Researchers believe this phenomenon is more common than the documented numbers reveal. But they don’t know exactly how common it is or who’s more likely to experience it. Of the known cases, most people (68%) were over age 60.

Where can this happen?

Autoresuscitation has occurred both in and out of hospitals. It’s always after someone has received CPR.

What causes the Lazarus phenomenon?

Healthcare providers don’t know exactly why this happens. One theory suggests CPR quickly pushes lots of air into your lungs, leading to hyperinflation. In other words, there’s too much air in your lungs and not enough time for you to breathe it out. As a result, the pressure in your chest increases.

This raised pressure limits how much blood can flow into and out of your heart. When CPR stops, the pressure drops, and blood can again flow to your heart. This may cause circulation to resume, but often only briefly.

Most people don’t survive for long after the brief return of blood flow. Therefore, healthcare providers try to lower the chances of a delayed return of circulation and/or a premature declaration of death. Preventing the Lazarus effect can help caregivers and family members avoid the upset of having a brief spark of hope that’s soon extinguished.

How can you prevent the Lazarus phenomenon?

Regardless of the underlying cause, the Lazarus effect can only occur after a healthcare provider declares someone clinically dead. Because of this, researchers have offered guidelines for providers to lower the odds of a premature declaration of death. These include:

  • Performing CPR for at least 20 minutes.
  • Taking steps to avoid hyperinflation during CPR. For example, some CPR guidelines suggest giving a maximum of 12 breaths per minute.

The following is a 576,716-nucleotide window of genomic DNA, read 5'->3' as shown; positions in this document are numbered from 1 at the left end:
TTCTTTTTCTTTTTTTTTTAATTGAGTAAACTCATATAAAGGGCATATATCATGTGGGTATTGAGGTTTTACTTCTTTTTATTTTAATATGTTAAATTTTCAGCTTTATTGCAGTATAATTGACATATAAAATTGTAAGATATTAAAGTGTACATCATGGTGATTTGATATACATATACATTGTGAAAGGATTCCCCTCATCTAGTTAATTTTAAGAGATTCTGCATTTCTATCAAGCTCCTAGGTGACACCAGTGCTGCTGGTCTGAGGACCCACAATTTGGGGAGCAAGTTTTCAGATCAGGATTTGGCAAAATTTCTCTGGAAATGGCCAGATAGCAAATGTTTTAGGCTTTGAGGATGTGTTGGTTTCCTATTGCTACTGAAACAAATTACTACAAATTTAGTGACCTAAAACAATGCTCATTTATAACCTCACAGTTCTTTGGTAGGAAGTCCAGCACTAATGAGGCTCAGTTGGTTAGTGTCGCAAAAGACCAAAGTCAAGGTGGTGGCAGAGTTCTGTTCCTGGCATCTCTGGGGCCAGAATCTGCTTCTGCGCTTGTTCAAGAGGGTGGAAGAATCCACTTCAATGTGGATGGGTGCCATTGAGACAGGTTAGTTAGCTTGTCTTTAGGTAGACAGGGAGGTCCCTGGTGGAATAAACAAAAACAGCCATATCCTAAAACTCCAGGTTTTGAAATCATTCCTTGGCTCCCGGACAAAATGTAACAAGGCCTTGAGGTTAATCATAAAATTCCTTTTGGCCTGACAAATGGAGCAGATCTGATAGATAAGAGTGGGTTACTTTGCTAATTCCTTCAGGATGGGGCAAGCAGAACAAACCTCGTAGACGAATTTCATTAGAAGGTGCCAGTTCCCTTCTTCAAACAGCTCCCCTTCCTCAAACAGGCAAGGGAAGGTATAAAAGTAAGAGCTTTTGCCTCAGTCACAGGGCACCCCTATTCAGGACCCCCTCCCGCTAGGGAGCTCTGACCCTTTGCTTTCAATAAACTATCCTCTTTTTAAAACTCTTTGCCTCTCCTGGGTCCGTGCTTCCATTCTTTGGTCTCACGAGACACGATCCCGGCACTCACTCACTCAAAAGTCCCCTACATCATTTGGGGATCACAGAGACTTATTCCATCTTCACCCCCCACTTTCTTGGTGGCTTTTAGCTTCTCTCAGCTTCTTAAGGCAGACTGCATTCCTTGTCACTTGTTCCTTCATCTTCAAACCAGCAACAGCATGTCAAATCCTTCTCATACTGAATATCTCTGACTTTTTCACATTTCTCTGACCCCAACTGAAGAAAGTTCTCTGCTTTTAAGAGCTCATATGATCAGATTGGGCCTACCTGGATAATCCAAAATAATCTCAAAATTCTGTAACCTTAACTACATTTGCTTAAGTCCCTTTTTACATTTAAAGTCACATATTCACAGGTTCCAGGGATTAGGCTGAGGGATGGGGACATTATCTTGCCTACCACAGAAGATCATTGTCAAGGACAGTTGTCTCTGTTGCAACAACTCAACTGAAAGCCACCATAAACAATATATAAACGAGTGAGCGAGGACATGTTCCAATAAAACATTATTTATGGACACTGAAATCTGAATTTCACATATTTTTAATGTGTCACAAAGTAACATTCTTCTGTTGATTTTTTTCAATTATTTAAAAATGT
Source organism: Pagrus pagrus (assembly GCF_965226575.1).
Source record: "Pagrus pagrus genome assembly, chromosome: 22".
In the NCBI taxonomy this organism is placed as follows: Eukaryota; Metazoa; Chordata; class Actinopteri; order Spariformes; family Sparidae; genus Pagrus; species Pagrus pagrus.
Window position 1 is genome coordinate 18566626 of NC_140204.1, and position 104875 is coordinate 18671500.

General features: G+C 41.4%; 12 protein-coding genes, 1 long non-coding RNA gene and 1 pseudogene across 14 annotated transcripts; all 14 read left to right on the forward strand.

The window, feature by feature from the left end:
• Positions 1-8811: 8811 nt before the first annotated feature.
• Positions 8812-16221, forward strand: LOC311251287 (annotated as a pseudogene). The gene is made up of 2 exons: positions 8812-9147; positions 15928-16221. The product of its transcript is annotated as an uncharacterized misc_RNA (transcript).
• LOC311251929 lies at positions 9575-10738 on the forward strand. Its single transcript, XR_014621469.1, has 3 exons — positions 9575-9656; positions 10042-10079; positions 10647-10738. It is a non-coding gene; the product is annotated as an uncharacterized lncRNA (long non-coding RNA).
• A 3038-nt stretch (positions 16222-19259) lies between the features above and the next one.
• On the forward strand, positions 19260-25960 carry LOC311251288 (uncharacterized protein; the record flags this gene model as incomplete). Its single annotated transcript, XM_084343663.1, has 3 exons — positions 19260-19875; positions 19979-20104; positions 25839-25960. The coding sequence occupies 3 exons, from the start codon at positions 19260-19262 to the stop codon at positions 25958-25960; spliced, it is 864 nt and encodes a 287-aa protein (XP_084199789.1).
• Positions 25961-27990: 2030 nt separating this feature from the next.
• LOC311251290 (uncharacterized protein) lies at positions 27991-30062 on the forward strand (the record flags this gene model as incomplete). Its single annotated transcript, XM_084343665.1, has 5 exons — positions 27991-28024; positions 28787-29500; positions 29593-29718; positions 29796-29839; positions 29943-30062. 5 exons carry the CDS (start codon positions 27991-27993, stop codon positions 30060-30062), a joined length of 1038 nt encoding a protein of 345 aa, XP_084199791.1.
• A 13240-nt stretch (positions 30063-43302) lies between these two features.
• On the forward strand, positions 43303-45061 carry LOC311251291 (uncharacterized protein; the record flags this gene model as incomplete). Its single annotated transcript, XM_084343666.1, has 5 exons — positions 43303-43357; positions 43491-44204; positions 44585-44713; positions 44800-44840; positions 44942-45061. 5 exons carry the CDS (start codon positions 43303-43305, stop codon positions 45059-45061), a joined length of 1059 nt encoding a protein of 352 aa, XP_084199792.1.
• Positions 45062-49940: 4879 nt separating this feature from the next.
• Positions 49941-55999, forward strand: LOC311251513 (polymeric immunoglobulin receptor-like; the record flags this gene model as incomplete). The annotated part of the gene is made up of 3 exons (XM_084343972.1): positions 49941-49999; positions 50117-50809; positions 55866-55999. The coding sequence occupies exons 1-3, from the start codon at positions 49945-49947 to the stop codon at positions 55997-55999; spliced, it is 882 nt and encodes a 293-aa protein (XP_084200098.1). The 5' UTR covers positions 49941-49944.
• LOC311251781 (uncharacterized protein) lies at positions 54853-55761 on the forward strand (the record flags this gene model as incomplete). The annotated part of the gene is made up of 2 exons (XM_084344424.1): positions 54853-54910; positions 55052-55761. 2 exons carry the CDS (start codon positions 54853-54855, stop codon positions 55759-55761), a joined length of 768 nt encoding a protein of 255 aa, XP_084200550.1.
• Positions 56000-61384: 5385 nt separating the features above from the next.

• Not stopping CPR immediately after defibrillation (which can temporarily cause asystole, or “flat-lining”).
  • Monitoring a person nonstop for 10 minutes after CPR has ended before declaring death.

Thinking about situations where you’d need CPR may make you feel helpless. But you can take an active — and proactive — role in your care by making early decisions about end-of-life measures.

For example, decide if you want CPR or other forms of life support. Share these wishes with your healthcare provider and your loved ones. You may also choose to designate a healthcare power of attorney. That’s someone who can make medical decisions on your behalf. These are never easy decisions, but planning ahead as much as possible can give you and your loved ones peace of mind.

A note from Cleveland Clinic

While the Lazarus effect is rare, CPR and attempts to save someone’s life happen in the medical world every day. So, reading about this phenomenon can be a good reminder to learn more about life support and end-of-life care. Talk to your provider about your options and how to put your preferences into writing.

Medically Reviewed

Last reviewed by a Cleveland Clinic medical professional on 04/04/2023.